of the historic march in august 1963 changed the ongoing worldwide struggle for civil rights. [applause] >> "this is the day," how did this book it started? i say, it was president obama in his first term who said, i am nearer because you all marched. 50 years ago we did, what did i think america was? it was all things to me. my husband home country, my new jewish family, robert and benjamin, leonards cousins, and lots of americans. we came here from amsterdam to photograph the blessed people. i have no photo of myself, of our seven-month stay in america but pictures of her four year old daughter, her grandparents and cousins. leonard was very -- he needed all film for his project. nothing but races he said. i wish i had a picture of myself and of leonard at the march on washington. i only had my eyes. and these eyes looked and looked and looked, i would say, all these faces, and when letter to pashtun when leonard asked me how i lik liked the day, i wouly all these faces. the day of the march was america for me. and then the speech of dr. martin king, i have a dream. the speech was in the air. i
and equality and the audacity of hope turned on the notion that liberals and civil rights leaders have had their heads buried in the sand on the causes of poverty. he linked them to cultural behavior, it's the poverty we have been wrestling with since the 1960s. >> i would go back further. >> yes. but to our national political discourse, it's been front and center. more importantly, this is not a politics responsibility of a person who works in the white community. we don't hear the president describe the structures of white households and the poverty that ensues those communities. we know for a fact, we know for a fact that marriage is a dying institution. >> for everybody. >> for everybody. rates of children growing up in single parent households are through the charts in white america. >> yeah. >> there's no way that he can articulate a politics of responsibility just for blacks and somehow say that he's doing this as a president of all the united states. >> i guess part of what i say, he did not racialize. he's standing in a racialized space. there is, on the one hand a critique of pre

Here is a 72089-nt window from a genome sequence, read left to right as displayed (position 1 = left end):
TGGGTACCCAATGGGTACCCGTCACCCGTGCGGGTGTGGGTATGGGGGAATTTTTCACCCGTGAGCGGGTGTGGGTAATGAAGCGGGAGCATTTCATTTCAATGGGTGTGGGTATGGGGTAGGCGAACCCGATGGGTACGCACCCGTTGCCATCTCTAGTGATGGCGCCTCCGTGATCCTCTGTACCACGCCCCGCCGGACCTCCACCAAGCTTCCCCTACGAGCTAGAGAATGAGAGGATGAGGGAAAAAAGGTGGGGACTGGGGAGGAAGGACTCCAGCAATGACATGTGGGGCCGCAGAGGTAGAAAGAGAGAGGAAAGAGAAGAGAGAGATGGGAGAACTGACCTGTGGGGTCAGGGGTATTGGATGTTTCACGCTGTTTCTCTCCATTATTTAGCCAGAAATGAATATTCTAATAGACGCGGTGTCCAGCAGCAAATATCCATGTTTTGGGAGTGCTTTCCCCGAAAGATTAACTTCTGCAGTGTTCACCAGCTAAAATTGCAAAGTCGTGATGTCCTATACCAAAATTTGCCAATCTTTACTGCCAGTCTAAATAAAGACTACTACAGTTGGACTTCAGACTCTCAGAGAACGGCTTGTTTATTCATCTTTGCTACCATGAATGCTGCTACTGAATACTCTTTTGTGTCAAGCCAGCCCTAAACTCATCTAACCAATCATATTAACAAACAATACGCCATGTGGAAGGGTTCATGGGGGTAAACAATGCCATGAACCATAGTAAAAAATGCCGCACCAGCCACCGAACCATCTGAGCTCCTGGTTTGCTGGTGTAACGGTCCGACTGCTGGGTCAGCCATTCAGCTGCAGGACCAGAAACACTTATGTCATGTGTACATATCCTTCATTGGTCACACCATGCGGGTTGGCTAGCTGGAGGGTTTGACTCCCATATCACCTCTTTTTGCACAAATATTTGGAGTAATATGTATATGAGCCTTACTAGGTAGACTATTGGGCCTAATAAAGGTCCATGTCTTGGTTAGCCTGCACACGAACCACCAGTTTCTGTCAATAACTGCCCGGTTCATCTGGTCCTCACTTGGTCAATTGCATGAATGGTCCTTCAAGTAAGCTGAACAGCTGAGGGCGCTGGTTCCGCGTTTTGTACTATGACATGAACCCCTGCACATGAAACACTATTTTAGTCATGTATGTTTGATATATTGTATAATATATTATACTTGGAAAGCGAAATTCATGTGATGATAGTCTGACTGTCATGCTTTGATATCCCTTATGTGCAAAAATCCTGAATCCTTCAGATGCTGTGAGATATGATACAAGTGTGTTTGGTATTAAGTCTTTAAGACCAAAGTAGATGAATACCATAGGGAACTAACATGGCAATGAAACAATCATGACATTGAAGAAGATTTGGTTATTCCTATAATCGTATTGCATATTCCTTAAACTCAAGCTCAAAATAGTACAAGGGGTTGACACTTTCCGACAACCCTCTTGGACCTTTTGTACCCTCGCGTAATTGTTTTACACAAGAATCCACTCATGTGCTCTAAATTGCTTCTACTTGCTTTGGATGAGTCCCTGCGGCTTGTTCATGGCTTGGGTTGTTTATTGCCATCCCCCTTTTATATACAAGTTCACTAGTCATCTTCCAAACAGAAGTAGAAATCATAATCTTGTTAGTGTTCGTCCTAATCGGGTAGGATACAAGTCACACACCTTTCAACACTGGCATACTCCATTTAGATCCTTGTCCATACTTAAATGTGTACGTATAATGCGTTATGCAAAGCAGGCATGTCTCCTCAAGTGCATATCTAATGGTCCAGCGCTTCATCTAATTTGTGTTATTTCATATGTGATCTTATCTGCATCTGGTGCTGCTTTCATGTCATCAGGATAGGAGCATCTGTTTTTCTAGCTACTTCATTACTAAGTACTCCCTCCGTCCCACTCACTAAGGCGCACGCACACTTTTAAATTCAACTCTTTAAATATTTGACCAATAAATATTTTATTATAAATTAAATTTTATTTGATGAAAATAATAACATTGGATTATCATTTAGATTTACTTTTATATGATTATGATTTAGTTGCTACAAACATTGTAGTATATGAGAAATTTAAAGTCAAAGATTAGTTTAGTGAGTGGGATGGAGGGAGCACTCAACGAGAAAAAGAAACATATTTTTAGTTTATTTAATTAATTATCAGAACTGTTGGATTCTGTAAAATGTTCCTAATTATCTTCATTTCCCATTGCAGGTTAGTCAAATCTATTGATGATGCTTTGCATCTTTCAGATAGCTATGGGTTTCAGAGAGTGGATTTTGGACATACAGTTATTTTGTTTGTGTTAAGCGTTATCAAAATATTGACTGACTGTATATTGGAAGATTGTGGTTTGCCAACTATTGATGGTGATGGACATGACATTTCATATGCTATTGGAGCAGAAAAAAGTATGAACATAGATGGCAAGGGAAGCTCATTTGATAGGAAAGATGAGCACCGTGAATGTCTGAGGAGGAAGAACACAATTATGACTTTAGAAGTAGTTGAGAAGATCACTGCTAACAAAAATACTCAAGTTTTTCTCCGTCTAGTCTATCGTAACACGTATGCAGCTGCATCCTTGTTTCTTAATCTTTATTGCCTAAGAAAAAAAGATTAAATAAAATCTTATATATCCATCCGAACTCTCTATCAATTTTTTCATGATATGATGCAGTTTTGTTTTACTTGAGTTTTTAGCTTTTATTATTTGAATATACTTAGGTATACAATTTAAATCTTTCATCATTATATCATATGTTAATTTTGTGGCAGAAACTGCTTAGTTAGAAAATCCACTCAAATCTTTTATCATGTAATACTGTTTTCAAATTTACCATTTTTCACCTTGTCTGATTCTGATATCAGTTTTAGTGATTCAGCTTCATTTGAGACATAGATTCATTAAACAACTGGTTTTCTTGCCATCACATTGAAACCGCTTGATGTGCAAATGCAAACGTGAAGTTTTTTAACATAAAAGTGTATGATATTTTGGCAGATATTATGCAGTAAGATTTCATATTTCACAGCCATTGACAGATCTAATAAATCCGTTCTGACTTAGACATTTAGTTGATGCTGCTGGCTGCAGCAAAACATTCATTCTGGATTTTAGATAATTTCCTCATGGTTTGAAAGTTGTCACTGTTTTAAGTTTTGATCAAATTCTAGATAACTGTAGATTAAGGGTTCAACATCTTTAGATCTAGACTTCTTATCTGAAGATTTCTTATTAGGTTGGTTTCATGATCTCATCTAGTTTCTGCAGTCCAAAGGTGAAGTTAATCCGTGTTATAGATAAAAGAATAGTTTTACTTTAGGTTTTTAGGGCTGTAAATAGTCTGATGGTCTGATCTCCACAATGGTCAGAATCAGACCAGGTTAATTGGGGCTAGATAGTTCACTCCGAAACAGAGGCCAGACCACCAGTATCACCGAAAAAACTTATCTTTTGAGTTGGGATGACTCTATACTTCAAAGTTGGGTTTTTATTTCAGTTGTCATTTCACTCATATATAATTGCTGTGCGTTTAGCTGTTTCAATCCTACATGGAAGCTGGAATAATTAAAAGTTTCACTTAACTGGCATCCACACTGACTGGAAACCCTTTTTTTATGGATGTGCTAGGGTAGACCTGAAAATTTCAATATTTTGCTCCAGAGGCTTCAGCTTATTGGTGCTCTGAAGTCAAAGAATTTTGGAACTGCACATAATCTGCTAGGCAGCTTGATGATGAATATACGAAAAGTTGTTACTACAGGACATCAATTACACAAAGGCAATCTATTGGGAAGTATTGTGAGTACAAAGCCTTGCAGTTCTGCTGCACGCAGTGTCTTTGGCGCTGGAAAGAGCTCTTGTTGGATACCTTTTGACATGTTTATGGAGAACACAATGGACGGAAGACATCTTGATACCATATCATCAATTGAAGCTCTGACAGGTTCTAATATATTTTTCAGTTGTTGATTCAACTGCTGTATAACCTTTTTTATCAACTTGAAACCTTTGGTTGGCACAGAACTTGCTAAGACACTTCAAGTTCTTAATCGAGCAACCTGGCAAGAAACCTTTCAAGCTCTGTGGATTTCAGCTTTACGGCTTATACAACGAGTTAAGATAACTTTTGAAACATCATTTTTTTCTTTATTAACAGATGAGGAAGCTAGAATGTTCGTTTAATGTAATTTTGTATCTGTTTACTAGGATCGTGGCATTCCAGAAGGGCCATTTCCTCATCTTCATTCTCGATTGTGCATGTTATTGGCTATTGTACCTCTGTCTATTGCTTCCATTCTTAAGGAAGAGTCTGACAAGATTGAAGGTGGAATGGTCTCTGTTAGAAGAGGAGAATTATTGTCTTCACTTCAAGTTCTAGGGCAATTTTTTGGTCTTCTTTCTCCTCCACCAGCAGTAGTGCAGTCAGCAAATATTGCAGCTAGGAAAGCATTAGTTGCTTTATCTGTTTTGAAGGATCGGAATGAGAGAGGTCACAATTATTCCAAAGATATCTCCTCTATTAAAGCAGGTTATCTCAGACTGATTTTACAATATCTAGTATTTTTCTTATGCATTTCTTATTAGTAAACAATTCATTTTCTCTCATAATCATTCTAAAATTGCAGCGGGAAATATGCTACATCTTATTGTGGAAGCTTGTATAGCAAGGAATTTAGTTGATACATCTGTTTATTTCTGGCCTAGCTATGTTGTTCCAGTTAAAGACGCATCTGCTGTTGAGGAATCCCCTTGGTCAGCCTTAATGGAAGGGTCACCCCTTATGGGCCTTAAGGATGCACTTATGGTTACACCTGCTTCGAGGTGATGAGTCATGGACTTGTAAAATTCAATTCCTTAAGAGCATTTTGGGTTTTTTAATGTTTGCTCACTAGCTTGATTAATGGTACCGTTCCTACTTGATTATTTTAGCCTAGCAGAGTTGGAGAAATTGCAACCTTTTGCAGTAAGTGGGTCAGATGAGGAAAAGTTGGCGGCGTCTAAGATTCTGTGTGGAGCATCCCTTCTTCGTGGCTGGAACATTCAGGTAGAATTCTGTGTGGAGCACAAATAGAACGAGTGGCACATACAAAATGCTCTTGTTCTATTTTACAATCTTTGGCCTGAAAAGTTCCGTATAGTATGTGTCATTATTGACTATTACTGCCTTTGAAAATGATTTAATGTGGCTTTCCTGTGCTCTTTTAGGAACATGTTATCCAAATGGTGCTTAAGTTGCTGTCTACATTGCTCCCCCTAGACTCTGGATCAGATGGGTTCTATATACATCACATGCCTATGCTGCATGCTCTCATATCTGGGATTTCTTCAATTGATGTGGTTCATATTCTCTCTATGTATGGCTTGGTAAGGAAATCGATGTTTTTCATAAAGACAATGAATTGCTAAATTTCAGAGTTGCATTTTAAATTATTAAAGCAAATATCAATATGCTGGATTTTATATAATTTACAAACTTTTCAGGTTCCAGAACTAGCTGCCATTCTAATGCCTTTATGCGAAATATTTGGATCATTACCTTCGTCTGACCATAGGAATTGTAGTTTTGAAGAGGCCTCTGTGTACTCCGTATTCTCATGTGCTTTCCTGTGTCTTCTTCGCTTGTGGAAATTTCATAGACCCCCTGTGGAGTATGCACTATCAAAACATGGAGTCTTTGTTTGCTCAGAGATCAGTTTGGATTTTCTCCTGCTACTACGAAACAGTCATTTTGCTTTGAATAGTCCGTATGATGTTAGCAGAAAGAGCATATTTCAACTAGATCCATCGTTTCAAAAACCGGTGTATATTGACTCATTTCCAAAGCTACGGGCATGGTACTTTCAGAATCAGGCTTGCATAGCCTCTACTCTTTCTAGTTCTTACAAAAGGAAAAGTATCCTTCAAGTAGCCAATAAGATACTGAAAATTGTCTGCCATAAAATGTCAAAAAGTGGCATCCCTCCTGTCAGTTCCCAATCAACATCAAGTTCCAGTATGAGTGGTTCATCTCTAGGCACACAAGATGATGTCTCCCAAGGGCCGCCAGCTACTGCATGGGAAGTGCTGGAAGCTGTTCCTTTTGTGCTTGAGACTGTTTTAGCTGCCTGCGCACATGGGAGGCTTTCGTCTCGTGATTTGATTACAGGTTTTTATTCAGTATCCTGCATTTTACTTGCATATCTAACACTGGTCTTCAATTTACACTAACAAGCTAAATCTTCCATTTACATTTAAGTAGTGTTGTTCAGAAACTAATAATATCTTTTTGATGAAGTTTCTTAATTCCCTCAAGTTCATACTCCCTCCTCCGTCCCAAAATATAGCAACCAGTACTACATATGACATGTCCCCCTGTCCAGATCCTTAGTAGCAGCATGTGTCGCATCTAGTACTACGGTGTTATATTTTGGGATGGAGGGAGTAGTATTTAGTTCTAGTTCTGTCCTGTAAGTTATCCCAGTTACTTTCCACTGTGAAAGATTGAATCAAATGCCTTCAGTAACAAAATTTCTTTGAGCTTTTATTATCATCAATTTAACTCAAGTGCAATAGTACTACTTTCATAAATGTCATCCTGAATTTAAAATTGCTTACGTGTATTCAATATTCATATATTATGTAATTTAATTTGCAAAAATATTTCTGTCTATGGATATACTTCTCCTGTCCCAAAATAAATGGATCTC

and charges of discrimination as it is required to do under its own civil rights complaints procedures. from day one the city of san francisco has seen me not as a human being but as a legal problem and demands for my rights as an annoy ansz. it has seen as the primary responsibility not the protection of my health but the protection of itself and the employees and legal staff. as a consequence my health has been unnecessarily and permanently compromised. i have very much enjoyed the work i have done at the mayor's office on disability for the past 10 years and i have done it well. i am proud of the work that mod does to ensure compliance with the ada on the part of city departments with respect to city departments, and i have the greatest respect and admiration for all of my coworkers at mod, every single one of them. particularly as someone who has had the honor of being part of the movement for independent living, disability access and disability rights from the earliest beginnings 40 years ago and i couldn't work for the municipality that repeatedly and ashamedly violated my rights.